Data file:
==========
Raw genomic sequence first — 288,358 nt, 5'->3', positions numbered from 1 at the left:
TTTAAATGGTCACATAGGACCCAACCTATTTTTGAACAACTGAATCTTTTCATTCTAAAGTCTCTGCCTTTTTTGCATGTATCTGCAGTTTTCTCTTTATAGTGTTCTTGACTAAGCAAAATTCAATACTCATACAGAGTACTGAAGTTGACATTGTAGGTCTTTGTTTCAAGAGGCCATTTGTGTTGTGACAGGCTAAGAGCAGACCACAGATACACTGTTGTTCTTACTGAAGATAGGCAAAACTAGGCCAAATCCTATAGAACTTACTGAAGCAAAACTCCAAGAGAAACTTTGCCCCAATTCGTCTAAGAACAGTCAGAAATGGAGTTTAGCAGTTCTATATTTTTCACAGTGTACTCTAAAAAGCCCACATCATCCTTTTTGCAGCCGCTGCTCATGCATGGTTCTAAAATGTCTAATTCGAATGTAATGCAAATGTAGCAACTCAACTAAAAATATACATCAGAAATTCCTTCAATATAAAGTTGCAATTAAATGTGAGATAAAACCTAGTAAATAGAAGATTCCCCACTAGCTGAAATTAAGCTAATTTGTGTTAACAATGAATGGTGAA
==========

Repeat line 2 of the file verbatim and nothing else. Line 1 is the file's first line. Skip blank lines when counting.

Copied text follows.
TTTAAATGGTCACATAGGACCCAACCTATTTTTGAACAACTGAATCTTTTCATTCTAAAGTCTCTGCCTTTTTTGCATGTATCTGCAGTTTTCTCTTTATAGTGTTCTTGACTAAGCAAAATTCAATACTCATACAGAGTACTGAAGTTGACATTGTAGGTCTTTGTTTCAAGAGGCCATTTGTGTTGTGACAGGCTAAGAGCAGACCACAGATACACTGTTGTTCTTACTGAAGATAGGCAAAACTAGGCCAAATCCTATAGAACTTACTGAAGCAAAACTCCAAGAGAAACTTTGCCCCAATTCGTCTAAGAACAGTCAGAAATGGAGTTTAGCAGTTCTATATTTTTCACAGTGTACTCTAAAAAGCCCACATCATCCTTTTTGCAGCCGCTGCTCATGCATGGTTCTAAAATGTCTAATTCGAATGTAATGCAAATGTAGCAACTCAACTAAAAATATACATCAGAAATTCCTTCAATATAAAGTTGCAATTAAATGTGAGATAAAACCTAGTAAATAGAAGATTCCCCACTAGCTGAAATTAAGCTAATTTGTGTTAACAATGAATGGTGAA